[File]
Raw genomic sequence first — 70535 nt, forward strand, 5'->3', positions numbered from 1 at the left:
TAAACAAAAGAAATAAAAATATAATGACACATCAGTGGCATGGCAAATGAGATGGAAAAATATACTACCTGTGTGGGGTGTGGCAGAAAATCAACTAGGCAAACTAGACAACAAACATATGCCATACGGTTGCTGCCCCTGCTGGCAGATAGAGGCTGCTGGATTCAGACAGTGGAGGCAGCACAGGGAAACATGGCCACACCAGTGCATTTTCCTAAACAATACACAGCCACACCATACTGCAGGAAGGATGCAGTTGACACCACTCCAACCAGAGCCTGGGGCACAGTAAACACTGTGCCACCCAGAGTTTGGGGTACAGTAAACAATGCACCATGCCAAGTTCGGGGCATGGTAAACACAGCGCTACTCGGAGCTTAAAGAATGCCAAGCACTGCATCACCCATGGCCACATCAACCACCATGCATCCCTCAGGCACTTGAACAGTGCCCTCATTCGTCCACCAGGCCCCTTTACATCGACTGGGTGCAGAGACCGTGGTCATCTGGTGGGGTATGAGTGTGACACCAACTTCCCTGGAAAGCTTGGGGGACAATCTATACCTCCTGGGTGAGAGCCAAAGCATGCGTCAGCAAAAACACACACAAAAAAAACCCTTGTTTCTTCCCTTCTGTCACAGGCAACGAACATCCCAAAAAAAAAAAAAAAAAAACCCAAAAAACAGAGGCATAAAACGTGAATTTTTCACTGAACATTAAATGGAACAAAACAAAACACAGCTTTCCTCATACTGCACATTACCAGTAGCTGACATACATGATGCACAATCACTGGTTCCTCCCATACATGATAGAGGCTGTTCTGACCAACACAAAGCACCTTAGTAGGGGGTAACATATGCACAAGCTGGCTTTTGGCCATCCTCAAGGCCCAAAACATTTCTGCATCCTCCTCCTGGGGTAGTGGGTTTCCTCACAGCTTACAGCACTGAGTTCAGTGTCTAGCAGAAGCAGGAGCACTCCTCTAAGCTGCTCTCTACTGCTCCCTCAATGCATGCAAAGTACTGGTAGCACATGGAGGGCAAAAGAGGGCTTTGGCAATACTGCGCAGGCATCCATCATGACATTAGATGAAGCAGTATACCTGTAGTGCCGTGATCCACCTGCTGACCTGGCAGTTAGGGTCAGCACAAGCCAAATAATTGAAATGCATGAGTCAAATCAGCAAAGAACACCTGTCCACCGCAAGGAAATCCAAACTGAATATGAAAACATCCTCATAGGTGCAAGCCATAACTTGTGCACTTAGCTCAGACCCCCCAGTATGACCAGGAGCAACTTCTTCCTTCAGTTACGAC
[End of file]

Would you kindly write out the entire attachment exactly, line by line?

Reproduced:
Raw genomic sequence first — 70535 nt, forward strand, 5'->3', positions numbered from 1 at the left:
TAAACAAAAGAAATAAAAATATAATGACACATCAGTGGCATGGCAAATGAGATGGAAAAATATACTACCTGTGTGGGGTGTGGCAGAAAATCAACTAGGCAAACTAGACAACAAACATATGCCATACGGTTGCTGCCCCTGCTGGCAGATAGAGGCTGCTGGATTCAGACAGTGGAGGCAGCACAGGGAAACATGGCCACACCAGTGCATTTTCCTAAACAATACACAGCCACACCATACTGCAGGAAGGATGCAGTTGACACCACTCCAACCAGAGCCTGGGGCACAGTAAACACTGTGCCACCCAGAGTTTGGGGTACAGTAAACAATGCACCATGCCAAGTTCGGGGCATGGTAAACACAGCGCTACTCGGAGCTTAAAGAATGCCAAGCACTGCATCACCCATGGCCACATCAACCACCATGCATCCCTCAGGCACTTGAACAGTGCCCTCATTCGTCCACCAGGCCCCTTTACATCGACTGGGTGCAGAGACCGTGGTCATCTGGTGGGGTATGAGTGTGACACCAACTTCCCTGGAAAGCTTGGGGGACAATCTATACCTCCTGGGTGAGAGCCAAAGCATGCGTCAGCAAAAACACACACAAAAAAAACCCTTGTTTCTTCCCTTCTGTCACAGGCAACGAACATCCCAAAAAAAAAAAAAAAAAAACCCAAAAAACAGAGGCATAAAACGTGAATTTTTCACTGAACATTAAATGGAACAAAACAAAACACAGCTTTCCTCATACTGCACATTACCAGTAGCTGACATACATGATGCACAATCACTGGTTCCTCCCATACATGATAGAGGCTGTTCTGACCAACACAAAGCACCTTAGTAGGGGGTAACATATGCACAAGCTGGCTTTTGGCCATCCTCAAGGCCCAAAACATTTCTGCATCCTCCTCCTGGGGTAGTGGGTTTCCTCACAGCTTACAGCACTGAGTTCAGTGTCTAGCAGAAGCAGGAGCACTCCTCTAAGCTGCTCTCTACTGCTCCCTCAATGCATGCAAAGTACTGGTAGCACATGGAGGGCAAAAGAGGGCTTTGGCAATACTGCGCAGGCATCCATCATGACATTAGATGAAGCAGTATACCTGTAGTGCCGTGATCCACCTGCTGACCTGGCAGTTAGGGTCAGCACAAGCCAAATAATTGAAATGCATGAGTCAAATCAGCAAAGAACACCTGTCCACCGCAAGGAAATCCAAACTGAATATGAAAACATCCTCATAGGTGCAAGCCATAACTTGTGCACTTAGCTCAGACCCCCCAGTATGACCAGGAGCAACTTCTTCCTTCAGTTACGAC